Despite what Fox News would have us believe, the real War on Christmas is, of course, its commercialization. The idea that we have to mark the sacred feast by flying headlong into a national spending rampage is a surer sign of our secularization than any generic holiday greeting from the Walmart cashier will ever come close to being. So protesting that commercialization by refusing to participate in the annual buying rites is surely something that many serious Christians have considered already.
Still, this new reflection by Krista Tippett (one of my favorite voices on radio) on Christmas and why she’s not giving gifts this year articulates things afresh and is worth a look. My two favorite passages:
I don’t like — don’t approve, refuse to throw myself into — the spirit of obligatory gift-giving. In my lifetime, this has become existentially linked to a commercial orgy that has now even co-opted the ritual angle. We have Good Friday and Maundy Thursday; we have Black Friday and Cyber Monday. Unlike Good Friday and Maundy Thursday, however (though like “fiscal cliff”) these terms are repeated and reported by the most serious of journalists. Like all mantras of ritual, they work on us from the inside. They are an economic event by which we measure a certain kind of cultural health.
This form of cultural health is not health at all. It is overwhelmingly an exercise in excess and trivia.
Here’s what I take seriously. There is something audacious and mysterious and reality-affirming in the assertion that has stayed alive for two thousand years that God took on eyes and ears and hands and feet, hunger and tears and laughter and the flu, joy and pain and gratitude and our terrible, redemptive human need for each other. It’s not provable, but it’s profoundly humanizing and concretely and spiritually exacting. And it’s no less rational — no more crazy — than economic and political myths to which we routinely deliver over our fates in this culture, to our individual and collective detriment.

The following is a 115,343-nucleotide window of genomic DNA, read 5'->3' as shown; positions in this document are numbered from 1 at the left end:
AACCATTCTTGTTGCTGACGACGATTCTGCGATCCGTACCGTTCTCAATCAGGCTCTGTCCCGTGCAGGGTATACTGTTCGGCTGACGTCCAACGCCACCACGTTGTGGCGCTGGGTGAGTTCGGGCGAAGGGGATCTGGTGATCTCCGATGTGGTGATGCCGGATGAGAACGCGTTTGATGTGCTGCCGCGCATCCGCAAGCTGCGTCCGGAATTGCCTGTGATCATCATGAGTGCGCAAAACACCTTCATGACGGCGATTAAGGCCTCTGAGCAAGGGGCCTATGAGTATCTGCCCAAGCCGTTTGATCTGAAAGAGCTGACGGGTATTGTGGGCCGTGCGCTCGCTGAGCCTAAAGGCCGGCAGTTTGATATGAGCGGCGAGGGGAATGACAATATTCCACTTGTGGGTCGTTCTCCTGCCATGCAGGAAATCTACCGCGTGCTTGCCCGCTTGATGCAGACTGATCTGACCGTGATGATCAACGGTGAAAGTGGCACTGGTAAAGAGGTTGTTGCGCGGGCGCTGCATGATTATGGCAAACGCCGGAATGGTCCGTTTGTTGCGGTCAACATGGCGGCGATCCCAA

Of course, not giving gifts, either to avoid complicity or to protect one’s own spiritual well-being, makes good sense. But it also would take a good bit of courage, even audacity, because it risks misunderstanding, misinterpretation, or incomprehension by family members and loved ones. It’s not surprising that Tippet, as she acknowledges, did not take this step until after her own kids were grown. And though completely understandable, waiting until then inevitably means first joining the annual spending rites with much gusto at the time when not doing so could perhaps make the most difference, before finally turning one’s back on them. It’s a capitalistic version of Saint Augustine’s classic prayer, “Lord, make me chaste, but not yet.”
We of the Christian community need to find a way to think this through together, with greater attentiveness, cooperation, and intention. It could represent an important grass-roots ecumenical effort with real consequences both inside and outside the church.